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RS MASTER's question at Yahoo! Answers regarding finding the area bounded by a function and circle

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Feb 24, 2012
Here is the question:

Calculus II Find the Area between two curves and a circle with a radius of 1.?

A circle with radius 1 touches the curve y = |2x| in two places(see attachment for picture). Find the area of the region that lies between the curves.

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I have posted a link there to this topic so the OP can see my work.
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Feb 24, 2012
Re: RS MASTER's question at Yahoo! Answers regading finding the area bounded by a function and circl


I think what I would do, is center the circle at the origin of a new coordinate system, and then let the first quadrant line be:

\(\displaystyle y=-\frac{1}{2}x+b\) where $1\le b$

Now, we may determine the parameter $b$, by substituting for $y$ in the equation of the circle, using the linear equation, and then equate the discriminant of the resulting quadratic in $x$ to zero, since a tangent line will touch the circle in one place only, and so the resulting quadratic can only have one root. Hence:

\(\displaystyle x^2+\left(-\frac{1}{2}x+b \right)^2=1\)

Writing the quadratic in standard form, we find:

\(\displaystyle x^2+\frac{1}{4}x^2-bx+b^2=1\)

\(\displaystyle \frac{5}{4}x^2-bx+b^2-1=0\)

\(\displaystyle 5x^2-4bx+4\left(b^2-1 \right)=0\)

Equating the discriminant to zero, we find:

\(\displaystyle (-4b)^2-4(5)\left(4\left(b^2-1 \right) \right)=0\)

\(\displaystyle b^2-5\left(b^2-1 \right)=0\)

\(\displaystyle b^2=\frac{5}{4}\)

Taking the positive root, we find:

\(\displaystyle b=\frac{\sqrt{5}}{2}\)

Here is a plot of the area we will find, which we will then double to answer the given question:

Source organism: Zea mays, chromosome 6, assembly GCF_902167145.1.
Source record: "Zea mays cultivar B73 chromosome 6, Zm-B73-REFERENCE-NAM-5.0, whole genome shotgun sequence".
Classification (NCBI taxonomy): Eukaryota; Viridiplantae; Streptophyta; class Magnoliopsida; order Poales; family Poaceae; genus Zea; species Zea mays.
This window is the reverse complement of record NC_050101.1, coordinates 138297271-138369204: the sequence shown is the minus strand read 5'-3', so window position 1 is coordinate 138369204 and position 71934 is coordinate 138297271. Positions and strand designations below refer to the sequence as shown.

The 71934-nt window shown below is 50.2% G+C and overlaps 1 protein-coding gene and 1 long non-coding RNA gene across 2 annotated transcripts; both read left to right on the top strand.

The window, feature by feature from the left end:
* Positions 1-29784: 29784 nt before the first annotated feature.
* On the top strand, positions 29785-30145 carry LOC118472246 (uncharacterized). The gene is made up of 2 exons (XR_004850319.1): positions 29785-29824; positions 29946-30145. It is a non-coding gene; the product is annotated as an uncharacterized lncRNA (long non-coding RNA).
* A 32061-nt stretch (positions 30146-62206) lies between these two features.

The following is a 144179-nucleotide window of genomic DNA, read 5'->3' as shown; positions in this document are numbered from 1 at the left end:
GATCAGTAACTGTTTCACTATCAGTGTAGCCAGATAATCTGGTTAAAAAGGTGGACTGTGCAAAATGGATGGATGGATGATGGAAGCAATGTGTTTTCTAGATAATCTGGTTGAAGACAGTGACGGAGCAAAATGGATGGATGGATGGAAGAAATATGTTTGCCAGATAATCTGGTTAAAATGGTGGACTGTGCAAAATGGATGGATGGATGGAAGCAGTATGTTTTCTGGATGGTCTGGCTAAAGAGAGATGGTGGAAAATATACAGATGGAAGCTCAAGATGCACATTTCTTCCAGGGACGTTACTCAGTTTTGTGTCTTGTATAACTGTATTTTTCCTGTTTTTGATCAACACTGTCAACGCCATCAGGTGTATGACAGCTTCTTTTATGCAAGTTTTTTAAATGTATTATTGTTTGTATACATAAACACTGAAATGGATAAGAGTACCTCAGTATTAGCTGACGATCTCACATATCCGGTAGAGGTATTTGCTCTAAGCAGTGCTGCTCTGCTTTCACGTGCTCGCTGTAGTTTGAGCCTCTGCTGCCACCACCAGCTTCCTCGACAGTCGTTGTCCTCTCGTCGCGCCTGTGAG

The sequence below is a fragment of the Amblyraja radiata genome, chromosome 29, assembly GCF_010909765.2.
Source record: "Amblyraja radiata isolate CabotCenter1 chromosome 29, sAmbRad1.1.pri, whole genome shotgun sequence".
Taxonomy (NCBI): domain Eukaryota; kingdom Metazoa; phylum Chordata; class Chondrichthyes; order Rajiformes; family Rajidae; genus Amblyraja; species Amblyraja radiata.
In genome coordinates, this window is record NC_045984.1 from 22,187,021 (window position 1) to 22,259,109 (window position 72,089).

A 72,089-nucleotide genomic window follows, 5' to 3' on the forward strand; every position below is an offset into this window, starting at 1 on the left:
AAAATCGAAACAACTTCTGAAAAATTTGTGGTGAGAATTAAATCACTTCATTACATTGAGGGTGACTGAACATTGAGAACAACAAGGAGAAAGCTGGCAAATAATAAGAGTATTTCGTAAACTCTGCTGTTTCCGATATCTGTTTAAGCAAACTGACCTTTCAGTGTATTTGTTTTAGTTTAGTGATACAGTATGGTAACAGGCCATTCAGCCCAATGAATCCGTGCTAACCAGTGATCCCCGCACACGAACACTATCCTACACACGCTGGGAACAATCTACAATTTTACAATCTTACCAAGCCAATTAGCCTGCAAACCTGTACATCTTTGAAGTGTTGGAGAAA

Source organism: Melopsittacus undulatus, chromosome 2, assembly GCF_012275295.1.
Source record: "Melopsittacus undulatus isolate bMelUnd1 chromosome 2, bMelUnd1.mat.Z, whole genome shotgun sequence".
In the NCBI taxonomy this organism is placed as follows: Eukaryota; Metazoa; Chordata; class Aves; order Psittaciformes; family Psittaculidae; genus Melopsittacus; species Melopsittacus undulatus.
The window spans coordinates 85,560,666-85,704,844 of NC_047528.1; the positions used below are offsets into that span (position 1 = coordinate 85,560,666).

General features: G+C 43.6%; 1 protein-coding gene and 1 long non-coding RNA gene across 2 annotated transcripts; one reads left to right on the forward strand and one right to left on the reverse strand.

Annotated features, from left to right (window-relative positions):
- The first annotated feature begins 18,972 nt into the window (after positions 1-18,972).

Next, we need to determine the upper limit of integration, which is the $x$-coordinate of the point of tangency between the line and the circle. Thus, we need to solve:

\(\displaystyle 5x^2-2\sqrt{5}x+1=0\)

\(\displaystyle \left(\sqrt{5}x-1 \right)^2=0\)

\(\displaystyle x=\frac{1}{\sqrt{5}}\)

And so, the area $A$ we seek is given by:

\(\displaystyle A=2\int_0^{\frac{1}{\sqrt{5}}} \frac{\sqrt{5}-x}{2}-\sqrt{1-x^2}\,dx=\int_0^{\frac{1}{\sqrt{5}}} \sqrt{5}-x-2\sqrt{1-x^2}\,dx\)

At this point, it will be useful to develop a formula to handle integrals of the form:

\(\displaystyle I=\int\sqrt{a^2-x^2}\,dx\)

Let's try the trigonometric substitution:

\(\displaystyle x=a\sin(\theta)\,\therefore\,dx=a\cos(\theta)\, d\theta\)

\(\displaystyle I=a^2\int\cos^2(\theta)\,d\theta\)

Using a double-angle identity for cosine, we may write:

\(\displaystyle I=\frac{a^2}{2}\int 1+\cos(2\theta)\,d\theta\)

\(\displaystyle I=\frac{a^2}{2}\left( \theta+\frac{1}{2}\sin(2 \theta)+C \right)\)

Using the double-angle identity for sine, we have:

\(\displaystyle I=\frac{a^2}{2}\left( \theta+\sin( \theta)\cos( \theta)+C \right)\)

Back-substituting for $\theta$, we obtain:

\(\displaystyle I=\frac{a^2}{2}\left(\sin^{-1}\left(\frac{x}{a} \right)+\frac{x}{a}\cdot\frac{\sqrt{a^2-x^2}}{a}+C \right)\)

\(\displaystyle I=\frac{a^2}{2}\sin^{-1}\left(\frac{x}{a} \right)+\frac{x}{2}\sqrt{a^2-x^2}+C\)

Now, back to the integral representing the area $A$, we may now apply the FTOC as follows:

\(\displaystyle A=\left[\sqrt{5}x-\frac{1}{2}x^2-\sin^{-1}(x)-x\sqrt{1-x^2} \right]_0^{\frac{1}{\sqrt{5}}}\)

\(\displaystyle A=1-\frac{1}{10}-\sin^{-1}\left(\frac{1}{\sqrt{5}} \right)-\frac{2}{5}=\frac{1}{2}-\sin^{-1}\left(\frac{1}{\sqrt{5}} \right)\)

Now, we may check our result using some geometry. If we draw a radius of the circle from the origin to the point of tangency, we find the angle subtended by the $y$-axis and this radius is:

\(\displaystyle \alpha=\frac{\pi}{2}-\cos^{-1}\left(\frac{1}{\sqrt{5}} \right)=\sin^{-1}\left(\frac{1}{\sqrt{5}} \right)\)

Now, using the formula for the area of a triangle, and the formula for the area of a circular sector, we may write:

\(\displaystyle A=2\left(\frac{1}{2}(1)\left(\frac{\sqrt{5}}{2} \right)\sin\left(\sin^{-1}\left(\frac{1}{\sqrt{5}} \right) \right)-\frac{1}{2}(1)^2\sin^{-1}\left(\frac{1}{\sqrt{5}} \right) \right)\)

\(\displaystyle A=\frac{1}{2}-\sin^{-1}\left(\frac{1}{\sqrt{5}} \right)\)

And this checks with our result obtained from the calculus. (Sun)